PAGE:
“Need I remind you that fish defecate in that water?” says Jim Koch, founder of Boston Beer Company, second largest craft brewery in the country, as he points to my translucent glass and pours himself a Samuel Adams lager at 9:30 a.m.
On the surface, Koch is jokingly prodding me to drink for breakfast — but he’s also implying that beer is purer than water; sacred to some. He treats the beverage with the same reverence many would of wine at church Communion. With the deeply held belief that beer should be produced, kept, served, and enjoyed with great respect, Koch has consistently innovated new products and practices meant to elevate the beer-drinking experience — and no cause of his has more effectively, positively impacted the beer industry than his quest to keep beer fresh.
“If you allow your beer to go stale, you’re not taking pride in your product,” he explains. “[Taking pride] means that you’re going to do everything possible to allow the consumer to experience all these great, wonderful flavors that we took so much time and care putting in… If you allow the beer to get old, why did you even bother with that?”
Koch made this “commitment to the drinker” upon founding the brewery in 1984, while simultaneously trying to keep the business afloat. “We had no chance of succeeding,” he recalls, making it clear (as he likes to do) that Sam Adams wasn’t always a national staple. “There were five distributors in Boston: They all refused to take my beer. This was a suicide mission.” Back then, few drinkers knew anything but mass-produced adjunct lager; even fewer had an understanding that beer is a perishable product with a four-month shelf life.
And yet, despite the already insurmountable odds, Koch took on the responsibility of enforcing proper refrigeration and storage at bars and pubs. “I realized that maybe 10 percent of the time, a Sam Adams draught did not meet my quality standards,” he says. “And I would venture that at least 10 percent of the craft beer on the shelves of the retailers… is stale, and should not be on that shelf.” The problem was that most consumers — both then and now — simply don’t know any better. “The consumer may not notice that it’s bad,” he reasons, “but they will notice if it’s good.”
So, in 1988, Koch became the first American brewer to include a legible freshness date on every bottle of beer his brewery produced. Whereas, until then, brewers were using complicated coding cards that made it difficult even for retailers to determine when beer was packaged, Koch developed a much simpler, consumer-friendly dating system. “A vice and a $9.99 hacksaw: that’s all it took to bring freshness dating to beer,” he reveals. Koch would merely print twelve months on each label, and notch an “enjoy by” date on the appropriately corresponding month.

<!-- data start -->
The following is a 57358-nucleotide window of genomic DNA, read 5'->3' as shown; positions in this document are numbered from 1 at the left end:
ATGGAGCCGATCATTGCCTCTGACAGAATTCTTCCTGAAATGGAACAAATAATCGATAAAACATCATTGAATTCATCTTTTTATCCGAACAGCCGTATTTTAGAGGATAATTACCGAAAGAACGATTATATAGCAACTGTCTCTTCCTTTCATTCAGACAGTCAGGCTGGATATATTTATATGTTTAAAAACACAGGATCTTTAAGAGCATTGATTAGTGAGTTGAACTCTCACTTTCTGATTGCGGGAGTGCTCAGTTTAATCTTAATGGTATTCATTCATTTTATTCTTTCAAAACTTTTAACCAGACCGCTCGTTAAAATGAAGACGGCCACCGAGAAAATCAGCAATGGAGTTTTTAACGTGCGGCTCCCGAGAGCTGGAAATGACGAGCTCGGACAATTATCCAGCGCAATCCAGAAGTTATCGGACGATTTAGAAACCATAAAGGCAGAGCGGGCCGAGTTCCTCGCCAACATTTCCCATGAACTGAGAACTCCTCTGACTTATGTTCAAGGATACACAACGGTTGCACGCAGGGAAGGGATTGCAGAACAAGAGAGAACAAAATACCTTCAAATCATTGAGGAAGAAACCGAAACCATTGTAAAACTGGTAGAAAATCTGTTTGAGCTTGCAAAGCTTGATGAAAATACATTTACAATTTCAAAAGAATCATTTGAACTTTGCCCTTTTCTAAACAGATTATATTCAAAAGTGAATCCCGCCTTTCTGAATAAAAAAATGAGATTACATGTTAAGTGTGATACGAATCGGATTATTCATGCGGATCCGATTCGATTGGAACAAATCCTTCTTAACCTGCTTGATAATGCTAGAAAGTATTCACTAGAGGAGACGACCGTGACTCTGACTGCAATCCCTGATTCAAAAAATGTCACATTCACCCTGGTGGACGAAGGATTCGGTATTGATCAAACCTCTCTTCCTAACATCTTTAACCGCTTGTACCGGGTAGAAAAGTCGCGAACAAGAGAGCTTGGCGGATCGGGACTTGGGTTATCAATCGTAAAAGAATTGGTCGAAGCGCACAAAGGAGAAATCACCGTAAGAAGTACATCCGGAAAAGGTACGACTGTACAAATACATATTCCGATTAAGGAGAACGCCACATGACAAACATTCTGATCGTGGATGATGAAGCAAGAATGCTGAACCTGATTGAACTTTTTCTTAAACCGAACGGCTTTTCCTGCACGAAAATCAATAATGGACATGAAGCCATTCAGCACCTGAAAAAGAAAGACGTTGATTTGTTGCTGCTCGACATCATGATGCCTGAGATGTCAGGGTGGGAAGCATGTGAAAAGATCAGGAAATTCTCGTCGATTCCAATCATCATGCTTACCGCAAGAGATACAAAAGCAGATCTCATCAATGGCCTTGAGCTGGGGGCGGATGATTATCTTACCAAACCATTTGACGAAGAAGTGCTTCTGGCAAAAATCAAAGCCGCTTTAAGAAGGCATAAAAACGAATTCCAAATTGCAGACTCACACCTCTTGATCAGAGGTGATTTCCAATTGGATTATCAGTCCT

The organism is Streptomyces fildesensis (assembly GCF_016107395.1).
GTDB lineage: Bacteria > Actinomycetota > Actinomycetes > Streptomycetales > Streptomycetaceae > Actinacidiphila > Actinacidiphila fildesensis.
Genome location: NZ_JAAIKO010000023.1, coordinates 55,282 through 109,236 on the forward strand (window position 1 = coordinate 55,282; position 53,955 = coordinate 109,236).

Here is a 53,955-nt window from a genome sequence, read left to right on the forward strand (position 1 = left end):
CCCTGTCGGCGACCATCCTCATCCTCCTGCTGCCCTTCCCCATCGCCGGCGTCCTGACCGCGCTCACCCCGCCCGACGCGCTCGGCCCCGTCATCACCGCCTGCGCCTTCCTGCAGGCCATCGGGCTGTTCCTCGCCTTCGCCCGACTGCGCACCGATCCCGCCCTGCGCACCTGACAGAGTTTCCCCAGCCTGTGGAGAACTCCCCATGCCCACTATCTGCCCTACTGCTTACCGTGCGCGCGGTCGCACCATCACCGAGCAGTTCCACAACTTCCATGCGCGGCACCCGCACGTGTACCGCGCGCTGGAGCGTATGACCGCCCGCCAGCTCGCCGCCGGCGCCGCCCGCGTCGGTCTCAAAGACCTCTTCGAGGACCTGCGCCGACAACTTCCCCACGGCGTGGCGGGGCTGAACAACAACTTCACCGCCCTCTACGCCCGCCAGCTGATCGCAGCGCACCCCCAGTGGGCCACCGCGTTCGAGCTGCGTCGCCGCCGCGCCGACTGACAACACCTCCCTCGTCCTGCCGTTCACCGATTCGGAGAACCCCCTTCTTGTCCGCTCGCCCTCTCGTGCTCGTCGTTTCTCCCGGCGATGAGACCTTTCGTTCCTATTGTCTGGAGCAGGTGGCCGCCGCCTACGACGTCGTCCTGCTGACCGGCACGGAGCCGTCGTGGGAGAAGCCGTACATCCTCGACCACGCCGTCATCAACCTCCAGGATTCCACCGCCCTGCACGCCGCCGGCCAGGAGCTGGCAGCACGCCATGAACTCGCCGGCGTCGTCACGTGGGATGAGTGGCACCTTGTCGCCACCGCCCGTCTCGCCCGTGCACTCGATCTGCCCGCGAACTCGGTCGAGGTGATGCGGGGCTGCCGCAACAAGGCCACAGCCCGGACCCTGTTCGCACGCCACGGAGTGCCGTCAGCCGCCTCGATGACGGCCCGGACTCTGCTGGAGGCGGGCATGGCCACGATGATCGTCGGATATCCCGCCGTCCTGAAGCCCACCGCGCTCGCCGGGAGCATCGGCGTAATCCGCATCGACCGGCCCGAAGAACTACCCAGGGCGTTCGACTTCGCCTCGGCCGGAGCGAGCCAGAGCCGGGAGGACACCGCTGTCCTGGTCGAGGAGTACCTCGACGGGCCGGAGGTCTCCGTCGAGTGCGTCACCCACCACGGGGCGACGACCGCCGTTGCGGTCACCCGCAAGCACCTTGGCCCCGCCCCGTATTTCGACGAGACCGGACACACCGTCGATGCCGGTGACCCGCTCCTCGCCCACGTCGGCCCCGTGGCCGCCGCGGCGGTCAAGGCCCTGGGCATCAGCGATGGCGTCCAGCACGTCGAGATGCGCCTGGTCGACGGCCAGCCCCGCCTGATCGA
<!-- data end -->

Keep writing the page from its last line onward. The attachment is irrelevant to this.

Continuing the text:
But as Koch points out, passion can’t be corralled: A true brewer won’t be content making advancements outside of the bottle without also making them within. “You cannot draw lines around innovation,” Koch explains. “It’s like trying to dry-hop part of a tank.” So over the last 30 years, Samuel Adams has come up with plenty of new products that expand the definition of beer. Koch claims that his Triple Bock was the first commercially released barrel-aged beer in 1994. The first vintage of the 18 percent ABV brew may not have been especially good (it has been described as hot, boozy, and — with overwhelming teriyaki — even unpleasant), but by 2002, the brewery had dialed in its barrel-aging and blending skills to create Utopias, the strongest commercially made beer in the world at the time. Today, the universally celebrated beer reaches as high as 28 percent ABV and is one of the most highly sought-after beers on the market.
With that said, the brewing industry no longer relies on Samuel Adams to set beer trends. With 4,500 breweries (and more opening every month), the U.S. has never before been home to so many liquid chefs, all experimenting with new, exciting ingredients, and modifying old styles to kick off the next big beer fad. Amongst hardcore beer nerds, Samuel Adams is known less as a brewery on the cutting edge of the coolest new styles, and more as the industry’s beloved, dorky father: hard-working and reliable, but still an awkward dancer.